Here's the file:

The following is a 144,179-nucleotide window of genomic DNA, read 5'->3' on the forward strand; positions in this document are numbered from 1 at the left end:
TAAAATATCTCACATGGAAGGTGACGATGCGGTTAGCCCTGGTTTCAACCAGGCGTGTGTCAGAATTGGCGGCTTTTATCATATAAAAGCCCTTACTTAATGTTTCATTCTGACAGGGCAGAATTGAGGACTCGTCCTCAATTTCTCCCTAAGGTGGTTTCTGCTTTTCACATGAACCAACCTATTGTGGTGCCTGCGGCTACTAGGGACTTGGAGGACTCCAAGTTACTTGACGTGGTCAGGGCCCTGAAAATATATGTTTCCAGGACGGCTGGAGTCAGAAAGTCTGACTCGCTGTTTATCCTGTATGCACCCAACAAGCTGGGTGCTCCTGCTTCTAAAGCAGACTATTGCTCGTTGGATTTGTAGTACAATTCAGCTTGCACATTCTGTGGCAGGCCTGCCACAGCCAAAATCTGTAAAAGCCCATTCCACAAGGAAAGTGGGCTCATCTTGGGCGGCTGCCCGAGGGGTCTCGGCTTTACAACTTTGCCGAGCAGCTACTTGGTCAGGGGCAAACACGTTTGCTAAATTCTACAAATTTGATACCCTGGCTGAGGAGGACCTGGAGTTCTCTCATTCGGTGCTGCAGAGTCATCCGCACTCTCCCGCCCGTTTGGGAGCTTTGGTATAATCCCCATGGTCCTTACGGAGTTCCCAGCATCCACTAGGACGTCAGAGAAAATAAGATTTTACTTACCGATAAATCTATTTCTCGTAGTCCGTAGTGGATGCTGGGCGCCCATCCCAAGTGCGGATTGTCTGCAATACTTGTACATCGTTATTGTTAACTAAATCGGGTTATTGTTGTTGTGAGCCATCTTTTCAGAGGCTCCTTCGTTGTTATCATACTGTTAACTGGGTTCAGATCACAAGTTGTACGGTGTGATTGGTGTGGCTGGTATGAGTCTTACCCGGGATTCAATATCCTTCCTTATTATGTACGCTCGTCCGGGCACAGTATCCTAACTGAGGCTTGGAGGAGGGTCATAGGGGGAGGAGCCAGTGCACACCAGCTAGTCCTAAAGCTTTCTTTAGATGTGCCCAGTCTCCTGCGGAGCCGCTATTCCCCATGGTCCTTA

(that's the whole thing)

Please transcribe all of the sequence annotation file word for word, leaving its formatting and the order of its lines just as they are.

The following is a 144,179-nucleotide window of genomic DNA, read 5'->3' on the forward strand; positions in this document are numbered from 1 at the left end:
TAAAATATCTCACATGGAAGGTGACGATGCGGTTAGCCCTGGTTTCAACCAGGCGTGTGTCAGAATTGGCGGCTTTTATCATATAAAAGCCCTTACTTAATGTTTCATTCTGACAGGGCAGAATTGAGGACTCGTCCTCAATTTCTCCCTAAGGTGGTTTCTGCTTTTCACATGAACCAACCTATTGTGGTGCCTGCGGCTACTAGGGACTTGGAGGACTCCAAGTTACTTGACGTGGTCAGGGCCCTGAAAATATATGTTTCCAGGACGGCTGGAGTCAGAAAGTCTGACTCGCTGTTTATCCTGTATGCACCCAACAAGCTGGGTGCTCCTGCTTCTAAAGCAGACTATTGCTCGTTGGATTTGTAGTACAATTCAGCTTGCACATTCTGTGGCAGGCCTGCCACAGCCAAAATCTGTAAAAGCCCATTCCACAAGGAAAGTGGGCTCATCTTGGGCGGCTGCCCGAGGGGTCTCGGCTTTACAACTTTGCCGAGCAGCTACTTGGTCAGGGGCAAACACGTTTGCTAAATTCTACAAATTTGATACCCTGGCTGAGGAGGACCTGGAGTTCTCTCATTCGGTGCTGCAGAGTCATCCGCACTCTCCCGCCCGTTTGGGAGCTTTGGTATAATCCCCATGGTCCTTACGGAGTTCCCAGCATCCACTAGGACGTCAGAGAAAATAAGATTTTACTTACCGATAAATCTATTTCTCGTAGTCCGTAGTGGATGCTGGGCGCCCATCCCAAGTGCGGATTGTCTGCAATACTTGTACATCGTTATTGTTAACTAAATCGGGTTATTGTTGTTGTGAGCCATCTTTTCAGAGGCTCCTTCGTTGTTATCATACTGTTAACTGGGTTCAGATCACAAGTTGTACGGTGTGATTGGTGTGGCTGGTATGAGTCTTACCCGGGATTCAATATCCTTCCTTATTATGTACGCTCGTCCGGGCACAGTATCCTAACTGAGGCTTGGAGGAGGGTCATAGGGGGAGGAGCCAGTGCACACCAGCTAGTCCTAAAGCTTTCTTTAGATGTGCCCAGTCTCCTGCGGAGCCGCTATTCCCCATGGTCCTTA